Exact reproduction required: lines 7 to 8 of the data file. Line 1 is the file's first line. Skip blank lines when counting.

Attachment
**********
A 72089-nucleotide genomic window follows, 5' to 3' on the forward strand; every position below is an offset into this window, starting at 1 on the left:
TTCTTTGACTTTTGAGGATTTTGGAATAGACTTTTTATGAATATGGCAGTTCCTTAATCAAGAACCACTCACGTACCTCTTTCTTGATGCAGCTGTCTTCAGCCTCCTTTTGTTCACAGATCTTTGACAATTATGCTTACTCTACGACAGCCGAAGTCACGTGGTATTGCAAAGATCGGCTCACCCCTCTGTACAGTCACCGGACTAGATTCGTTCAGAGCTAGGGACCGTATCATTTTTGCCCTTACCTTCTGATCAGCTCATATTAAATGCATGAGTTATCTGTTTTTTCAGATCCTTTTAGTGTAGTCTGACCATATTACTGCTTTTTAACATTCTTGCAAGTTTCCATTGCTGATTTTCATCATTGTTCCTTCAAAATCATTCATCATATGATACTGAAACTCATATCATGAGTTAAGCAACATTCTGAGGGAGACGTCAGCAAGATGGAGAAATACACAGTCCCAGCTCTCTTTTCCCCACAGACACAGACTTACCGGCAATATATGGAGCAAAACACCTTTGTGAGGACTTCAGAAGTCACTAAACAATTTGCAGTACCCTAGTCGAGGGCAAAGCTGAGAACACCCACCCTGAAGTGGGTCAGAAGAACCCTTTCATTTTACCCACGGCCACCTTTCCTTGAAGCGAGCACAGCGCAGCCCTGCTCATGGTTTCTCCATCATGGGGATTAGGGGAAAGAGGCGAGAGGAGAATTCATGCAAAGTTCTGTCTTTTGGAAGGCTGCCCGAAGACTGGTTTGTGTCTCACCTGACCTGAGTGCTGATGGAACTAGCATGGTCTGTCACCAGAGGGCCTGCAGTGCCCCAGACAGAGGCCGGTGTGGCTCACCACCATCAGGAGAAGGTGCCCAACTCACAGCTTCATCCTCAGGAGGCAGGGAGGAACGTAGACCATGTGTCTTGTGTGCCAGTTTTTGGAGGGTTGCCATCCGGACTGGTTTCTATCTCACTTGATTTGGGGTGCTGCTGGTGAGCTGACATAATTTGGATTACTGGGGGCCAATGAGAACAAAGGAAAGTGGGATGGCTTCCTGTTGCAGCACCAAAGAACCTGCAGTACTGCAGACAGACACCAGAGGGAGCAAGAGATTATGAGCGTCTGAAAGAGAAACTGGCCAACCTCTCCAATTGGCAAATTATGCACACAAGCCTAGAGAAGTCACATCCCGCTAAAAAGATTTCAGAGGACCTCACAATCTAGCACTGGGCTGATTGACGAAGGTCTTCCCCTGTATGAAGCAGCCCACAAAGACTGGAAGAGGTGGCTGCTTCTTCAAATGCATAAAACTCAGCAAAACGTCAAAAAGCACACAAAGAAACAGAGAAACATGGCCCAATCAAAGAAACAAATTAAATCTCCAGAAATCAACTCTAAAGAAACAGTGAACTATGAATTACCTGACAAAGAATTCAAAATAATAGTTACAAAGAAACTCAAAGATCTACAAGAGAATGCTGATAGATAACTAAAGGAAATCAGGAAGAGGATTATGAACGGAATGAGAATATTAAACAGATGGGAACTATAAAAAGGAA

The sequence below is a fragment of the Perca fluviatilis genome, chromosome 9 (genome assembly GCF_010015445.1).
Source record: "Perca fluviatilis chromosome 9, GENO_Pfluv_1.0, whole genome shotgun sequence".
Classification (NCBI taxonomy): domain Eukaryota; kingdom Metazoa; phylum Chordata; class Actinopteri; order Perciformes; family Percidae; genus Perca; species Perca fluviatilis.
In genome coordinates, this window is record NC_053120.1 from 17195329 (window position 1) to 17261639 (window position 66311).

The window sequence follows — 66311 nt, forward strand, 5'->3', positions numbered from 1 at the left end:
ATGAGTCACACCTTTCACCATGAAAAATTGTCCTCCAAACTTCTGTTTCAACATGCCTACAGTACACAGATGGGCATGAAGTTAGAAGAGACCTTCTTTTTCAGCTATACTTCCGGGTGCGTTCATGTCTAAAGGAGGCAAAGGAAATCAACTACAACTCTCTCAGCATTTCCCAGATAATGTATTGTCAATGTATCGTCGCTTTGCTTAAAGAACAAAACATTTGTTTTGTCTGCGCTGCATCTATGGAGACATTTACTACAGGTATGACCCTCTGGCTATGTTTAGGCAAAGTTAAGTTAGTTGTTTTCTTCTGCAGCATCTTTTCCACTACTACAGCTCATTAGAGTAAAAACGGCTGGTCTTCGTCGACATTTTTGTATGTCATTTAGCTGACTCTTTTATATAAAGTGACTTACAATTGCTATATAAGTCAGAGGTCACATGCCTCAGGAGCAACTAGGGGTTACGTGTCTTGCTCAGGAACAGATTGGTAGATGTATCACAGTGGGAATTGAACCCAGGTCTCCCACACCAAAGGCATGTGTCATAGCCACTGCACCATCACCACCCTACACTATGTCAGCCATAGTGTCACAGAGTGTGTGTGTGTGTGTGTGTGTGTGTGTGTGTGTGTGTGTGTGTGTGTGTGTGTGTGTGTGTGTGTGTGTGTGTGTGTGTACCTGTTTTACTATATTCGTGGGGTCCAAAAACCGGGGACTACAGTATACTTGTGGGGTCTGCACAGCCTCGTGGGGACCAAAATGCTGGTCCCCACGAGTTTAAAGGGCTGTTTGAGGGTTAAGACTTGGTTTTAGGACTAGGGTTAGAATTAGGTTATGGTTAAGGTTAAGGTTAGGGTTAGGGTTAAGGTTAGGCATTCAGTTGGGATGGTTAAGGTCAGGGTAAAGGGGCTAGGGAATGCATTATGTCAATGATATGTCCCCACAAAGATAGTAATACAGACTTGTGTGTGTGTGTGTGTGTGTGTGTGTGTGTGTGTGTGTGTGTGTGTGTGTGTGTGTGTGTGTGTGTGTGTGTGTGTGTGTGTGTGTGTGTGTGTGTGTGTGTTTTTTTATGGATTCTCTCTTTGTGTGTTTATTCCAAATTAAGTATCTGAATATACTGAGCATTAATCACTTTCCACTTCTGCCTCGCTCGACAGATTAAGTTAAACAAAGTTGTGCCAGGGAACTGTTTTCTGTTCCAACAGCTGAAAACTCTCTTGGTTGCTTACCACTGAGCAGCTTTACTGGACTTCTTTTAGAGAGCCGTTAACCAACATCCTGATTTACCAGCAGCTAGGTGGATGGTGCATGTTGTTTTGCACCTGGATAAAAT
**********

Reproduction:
The window sequence follows — 66311 nt, forward strand, 5'->3', positions numbered from 1 at the left end:
ATGAGTCACACCTTTCACCATGAAAAATTGTCCTCCAAACTTCTGTTTCAACATGCCTACAGTACACAGATGGGCATGAAGTTAGAAGAGACCTTCTTTTTCAGCTATACTTCCGGGTGCGTTCATGTCTAAAGGAGGCAAAGGAAATCAACTACAACTCTCTCAGCATTTCCCAGATAATGTATTGTCAATGTATCGTCGCTTTGCTTAAAGAACAAAACATTTGTTTTGTCTGCGCTGCATCTATGGAGACATTTACTACAGGTATGACCCTCTGGCTATGTTTAGGCAAAGTTAAGTTAGTTGTTTTCTTCTGCAGCATCTTTTCCACTACTACAGCTCATTAGAGTAAAAACGGCTGGTCTTCGTCGACATTTTTGTATGTCATTTAGCTGACTCTTTTATATAAAGTGACTTACAATTGCTATATAAGTCAGAGGTCACATGCCTCAGGAGCAACTAGGGGTTACGTGTCTTGCTCAGGAACAGATTGGTAGATGTATCACAGTGGGAATTGAACCCAGGTCTCCCACACCAAAGGCATGTGTCATAGCCACTGCACCATCACCACCCTACACTATGTCAGCCATAGTGTCACAGAGTGTGTGTGTGTGTGTGTGTGTGTGTGTGTGTGTGTGTGTGTGTGTGTGTGTGTGTGTGTGTGTGTGTGTGTGTGTGTGTACCTGTTTTACTATATTCGTGGGGTCCAAAAACCGGGGACTACAGTATACTTGTGGGGTCTGCACAGCCTCGTGGGGACCAAAATGCTGGTCCCCACGAGTTTAAAGGGCTGTTTGAGGGTTAAGACTTGGTTTTAGGACTAGGGTTAGAATTAGGTTATGGTTAAGGTTAAGGTTAGGGTTAGGGTTAAGGTTAGGCATTCAGTTGGGATGGTTAAGGTCAGGGTAAAGGGGCTAGGGAATGCATTATGTCAATGATATGTCCCCACAAAGATAGTAATACAGACTTGTGTGTGTGTGTGTGTGTGTGTGTGTGTGTGTGTGTGTGTGTGTGTGTGTGTGTGTGTGTGTGTGTGTGTGTGTGTGTGTGTGTGTGTGTGTGTGTGTGTGTTTTTTTATGGATTCTCTCTTTGTGTGTTTATTCCAAATTAAGTATCTGAATATACTGAGCATTAATCACTTTCCACTTCTGCCTCGCTCGACAGATTAAGTTAAACAAAGTTGTGCCAGGGAACTGTTTTCTGTTCCAACAGCTGAAAACTCTCTTGGTTGCTTACCACTGAGCAGCTTTACTGGACTTCTTTTAGAGAGCCGTTAACCAACATCCTGATTTACCAGCAGCTAGGTGGATGGTGCATGTTGTTTTGCACCTGGATAAAAT